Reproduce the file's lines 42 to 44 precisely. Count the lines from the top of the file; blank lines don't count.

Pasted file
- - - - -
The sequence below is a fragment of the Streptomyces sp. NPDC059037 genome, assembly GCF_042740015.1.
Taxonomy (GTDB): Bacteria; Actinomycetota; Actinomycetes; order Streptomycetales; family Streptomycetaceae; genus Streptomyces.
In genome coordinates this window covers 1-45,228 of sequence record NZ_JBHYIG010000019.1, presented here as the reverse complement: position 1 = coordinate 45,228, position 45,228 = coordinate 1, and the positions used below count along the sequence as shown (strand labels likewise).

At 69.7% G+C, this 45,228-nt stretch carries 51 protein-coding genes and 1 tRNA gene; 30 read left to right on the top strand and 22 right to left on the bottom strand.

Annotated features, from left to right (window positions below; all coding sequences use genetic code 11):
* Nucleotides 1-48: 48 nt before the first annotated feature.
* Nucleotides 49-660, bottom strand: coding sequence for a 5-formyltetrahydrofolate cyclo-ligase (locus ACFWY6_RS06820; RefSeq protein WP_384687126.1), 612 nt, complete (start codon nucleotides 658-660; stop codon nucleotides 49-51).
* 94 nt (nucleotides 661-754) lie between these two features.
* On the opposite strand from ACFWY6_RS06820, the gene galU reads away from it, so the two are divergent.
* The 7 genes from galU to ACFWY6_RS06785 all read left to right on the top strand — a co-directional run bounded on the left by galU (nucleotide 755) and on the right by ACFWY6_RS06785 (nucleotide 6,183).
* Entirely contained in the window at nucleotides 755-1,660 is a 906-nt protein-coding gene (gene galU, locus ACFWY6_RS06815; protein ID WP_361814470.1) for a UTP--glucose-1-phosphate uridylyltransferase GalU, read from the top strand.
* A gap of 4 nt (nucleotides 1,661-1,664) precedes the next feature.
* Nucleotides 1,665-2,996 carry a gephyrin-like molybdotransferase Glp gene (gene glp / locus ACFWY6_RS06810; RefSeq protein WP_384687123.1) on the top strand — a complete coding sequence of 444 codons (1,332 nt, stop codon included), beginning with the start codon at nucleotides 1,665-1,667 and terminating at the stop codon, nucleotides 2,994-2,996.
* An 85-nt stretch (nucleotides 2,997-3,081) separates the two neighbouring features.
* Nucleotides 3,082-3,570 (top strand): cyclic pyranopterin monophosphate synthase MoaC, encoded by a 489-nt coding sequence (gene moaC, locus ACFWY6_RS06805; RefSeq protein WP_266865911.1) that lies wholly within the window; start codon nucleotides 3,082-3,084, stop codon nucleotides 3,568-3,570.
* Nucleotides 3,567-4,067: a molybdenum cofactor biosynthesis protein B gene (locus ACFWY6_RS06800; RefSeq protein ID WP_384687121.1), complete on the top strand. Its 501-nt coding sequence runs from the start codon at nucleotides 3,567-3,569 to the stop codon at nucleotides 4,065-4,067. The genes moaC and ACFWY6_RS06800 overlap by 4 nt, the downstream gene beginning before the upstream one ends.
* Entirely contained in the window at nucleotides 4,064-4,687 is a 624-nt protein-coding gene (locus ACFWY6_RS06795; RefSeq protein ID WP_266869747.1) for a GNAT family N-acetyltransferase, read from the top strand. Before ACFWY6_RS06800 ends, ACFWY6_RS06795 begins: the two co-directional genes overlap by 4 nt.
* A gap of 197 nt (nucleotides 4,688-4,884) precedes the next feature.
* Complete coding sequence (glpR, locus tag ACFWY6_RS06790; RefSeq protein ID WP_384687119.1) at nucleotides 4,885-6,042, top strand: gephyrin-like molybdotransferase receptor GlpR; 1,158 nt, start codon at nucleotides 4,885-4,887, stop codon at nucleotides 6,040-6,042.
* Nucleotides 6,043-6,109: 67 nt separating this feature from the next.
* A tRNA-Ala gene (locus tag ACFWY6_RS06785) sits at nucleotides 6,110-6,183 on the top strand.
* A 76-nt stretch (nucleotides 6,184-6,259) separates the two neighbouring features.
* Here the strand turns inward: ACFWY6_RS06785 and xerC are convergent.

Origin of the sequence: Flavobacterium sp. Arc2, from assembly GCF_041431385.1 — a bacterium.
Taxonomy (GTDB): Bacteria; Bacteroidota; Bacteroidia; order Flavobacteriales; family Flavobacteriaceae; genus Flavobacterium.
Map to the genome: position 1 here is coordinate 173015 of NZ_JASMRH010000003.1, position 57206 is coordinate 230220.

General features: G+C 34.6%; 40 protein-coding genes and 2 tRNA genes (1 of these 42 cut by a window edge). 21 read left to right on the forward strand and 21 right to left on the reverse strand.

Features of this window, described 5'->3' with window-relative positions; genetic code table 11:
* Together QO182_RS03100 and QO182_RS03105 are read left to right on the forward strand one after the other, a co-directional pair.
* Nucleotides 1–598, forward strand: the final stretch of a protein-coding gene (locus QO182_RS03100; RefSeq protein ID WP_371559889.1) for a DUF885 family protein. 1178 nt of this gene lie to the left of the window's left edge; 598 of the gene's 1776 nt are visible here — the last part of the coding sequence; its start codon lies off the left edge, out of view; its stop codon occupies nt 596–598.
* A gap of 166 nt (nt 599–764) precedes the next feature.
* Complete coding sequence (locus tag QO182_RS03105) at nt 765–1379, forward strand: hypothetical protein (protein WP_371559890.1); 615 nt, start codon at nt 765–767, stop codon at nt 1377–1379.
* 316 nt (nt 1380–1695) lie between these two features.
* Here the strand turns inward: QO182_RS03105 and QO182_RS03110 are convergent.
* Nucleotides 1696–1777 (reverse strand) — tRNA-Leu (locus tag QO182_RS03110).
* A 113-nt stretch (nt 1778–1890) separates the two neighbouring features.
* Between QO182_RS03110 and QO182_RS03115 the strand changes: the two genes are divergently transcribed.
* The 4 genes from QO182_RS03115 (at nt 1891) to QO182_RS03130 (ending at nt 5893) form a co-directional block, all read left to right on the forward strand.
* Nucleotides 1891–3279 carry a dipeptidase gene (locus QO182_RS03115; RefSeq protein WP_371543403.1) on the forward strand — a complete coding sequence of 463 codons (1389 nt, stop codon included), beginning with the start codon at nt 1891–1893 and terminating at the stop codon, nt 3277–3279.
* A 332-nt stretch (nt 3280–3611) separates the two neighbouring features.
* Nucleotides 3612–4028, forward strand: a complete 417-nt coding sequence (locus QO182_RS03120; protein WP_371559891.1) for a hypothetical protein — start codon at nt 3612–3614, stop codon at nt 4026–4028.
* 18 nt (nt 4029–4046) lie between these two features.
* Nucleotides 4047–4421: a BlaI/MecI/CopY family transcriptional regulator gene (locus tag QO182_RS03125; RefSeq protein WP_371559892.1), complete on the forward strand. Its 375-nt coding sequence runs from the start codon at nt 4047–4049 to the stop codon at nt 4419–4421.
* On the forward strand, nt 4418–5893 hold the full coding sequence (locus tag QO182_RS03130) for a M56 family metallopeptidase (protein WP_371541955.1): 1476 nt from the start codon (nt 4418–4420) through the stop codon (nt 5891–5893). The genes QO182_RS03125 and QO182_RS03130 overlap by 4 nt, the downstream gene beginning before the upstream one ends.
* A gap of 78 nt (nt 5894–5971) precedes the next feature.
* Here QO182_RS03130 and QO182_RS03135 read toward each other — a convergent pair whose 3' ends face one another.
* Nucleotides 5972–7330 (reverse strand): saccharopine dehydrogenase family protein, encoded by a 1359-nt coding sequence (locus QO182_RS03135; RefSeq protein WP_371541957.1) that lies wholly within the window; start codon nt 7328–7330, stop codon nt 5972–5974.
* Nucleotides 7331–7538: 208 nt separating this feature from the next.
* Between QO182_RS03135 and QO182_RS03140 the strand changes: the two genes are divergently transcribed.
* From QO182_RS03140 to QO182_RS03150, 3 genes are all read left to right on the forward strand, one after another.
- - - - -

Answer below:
* 18 nt (nt 4029–4046) lie between these two features.
* Nucleotides 4047–4421: a BlaI/MecI/CopY family transcriptional regulator gene (locus tag QO182_RS03125; RefSeq protein WP_371559892.1), complete on the forward strand. Its 375-nt coding sequence runs from the start codon at nt 4047–4049 to the stop codon at nt 4419–4421.
* On the forward strand, nt 4418–5893 hold the full coding sequence (locus tag QO182_RS03130) for a M56 family metallopeptidase (protein WP_371541955.1): 1476 nt from the start codon (nt 4418–4420) through the stop codon (nt 5891–5893). The genes QO182_RS03125 and QO182_RS03130 overlap by 4 nt, the downstream gene beginning before the upstream one ends.